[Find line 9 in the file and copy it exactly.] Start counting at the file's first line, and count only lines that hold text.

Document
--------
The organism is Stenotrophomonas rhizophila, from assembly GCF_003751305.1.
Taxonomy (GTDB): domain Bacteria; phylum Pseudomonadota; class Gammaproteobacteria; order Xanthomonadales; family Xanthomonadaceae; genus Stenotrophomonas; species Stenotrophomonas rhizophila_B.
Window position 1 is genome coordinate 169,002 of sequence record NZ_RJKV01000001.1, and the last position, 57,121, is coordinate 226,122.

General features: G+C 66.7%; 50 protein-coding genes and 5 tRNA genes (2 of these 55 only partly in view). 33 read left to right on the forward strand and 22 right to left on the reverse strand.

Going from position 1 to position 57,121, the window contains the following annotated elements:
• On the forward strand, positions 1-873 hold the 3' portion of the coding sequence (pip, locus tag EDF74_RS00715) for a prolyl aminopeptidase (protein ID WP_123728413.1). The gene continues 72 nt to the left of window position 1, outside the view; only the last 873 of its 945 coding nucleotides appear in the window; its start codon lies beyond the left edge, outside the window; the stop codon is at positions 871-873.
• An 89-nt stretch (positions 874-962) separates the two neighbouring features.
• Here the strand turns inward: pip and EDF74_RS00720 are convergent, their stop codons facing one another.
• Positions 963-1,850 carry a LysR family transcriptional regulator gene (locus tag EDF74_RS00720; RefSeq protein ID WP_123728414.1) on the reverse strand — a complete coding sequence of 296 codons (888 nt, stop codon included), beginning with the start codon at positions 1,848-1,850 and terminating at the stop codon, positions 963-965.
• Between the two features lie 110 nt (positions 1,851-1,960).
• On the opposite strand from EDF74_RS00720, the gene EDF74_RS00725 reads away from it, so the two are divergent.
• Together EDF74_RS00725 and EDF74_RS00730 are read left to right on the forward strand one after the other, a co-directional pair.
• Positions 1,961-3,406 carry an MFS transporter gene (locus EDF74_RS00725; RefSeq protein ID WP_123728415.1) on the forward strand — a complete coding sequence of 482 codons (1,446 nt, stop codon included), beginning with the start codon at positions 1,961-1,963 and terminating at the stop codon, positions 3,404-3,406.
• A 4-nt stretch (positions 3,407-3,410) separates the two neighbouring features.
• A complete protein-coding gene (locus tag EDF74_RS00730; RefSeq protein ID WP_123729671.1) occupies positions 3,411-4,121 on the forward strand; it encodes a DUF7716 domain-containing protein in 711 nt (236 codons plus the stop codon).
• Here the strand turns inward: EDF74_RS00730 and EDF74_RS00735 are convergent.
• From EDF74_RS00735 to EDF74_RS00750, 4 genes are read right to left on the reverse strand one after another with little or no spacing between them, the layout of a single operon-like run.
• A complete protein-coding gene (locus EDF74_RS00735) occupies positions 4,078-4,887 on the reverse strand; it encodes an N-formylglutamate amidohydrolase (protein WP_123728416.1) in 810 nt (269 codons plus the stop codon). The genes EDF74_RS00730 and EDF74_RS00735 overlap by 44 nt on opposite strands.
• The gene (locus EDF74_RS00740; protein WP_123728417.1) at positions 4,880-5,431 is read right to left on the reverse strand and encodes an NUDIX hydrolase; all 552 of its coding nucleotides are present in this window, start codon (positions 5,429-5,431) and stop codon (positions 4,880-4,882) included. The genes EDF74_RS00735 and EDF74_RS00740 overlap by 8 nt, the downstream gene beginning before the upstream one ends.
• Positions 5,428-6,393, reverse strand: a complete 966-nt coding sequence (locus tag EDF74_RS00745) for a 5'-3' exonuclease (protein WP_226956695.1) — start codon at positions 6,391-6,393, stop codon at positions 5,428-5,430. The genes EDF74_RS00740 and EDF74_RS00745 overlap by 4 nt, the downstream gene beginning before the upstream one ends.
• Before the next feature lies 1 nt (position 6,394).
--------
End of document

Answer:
• Positions 963-1,850 carry a LysR family transcriptional regulator gene (locus tag EDF74_RS00720; RefSeq protein ID WP_123728414.1) on the reverse strand — a complete coding sequence of 296 codons (888 nt, stop codon included), beginning with the start codon at positions 1,848-1,850 and terminating at the stop codon, positions 963-965.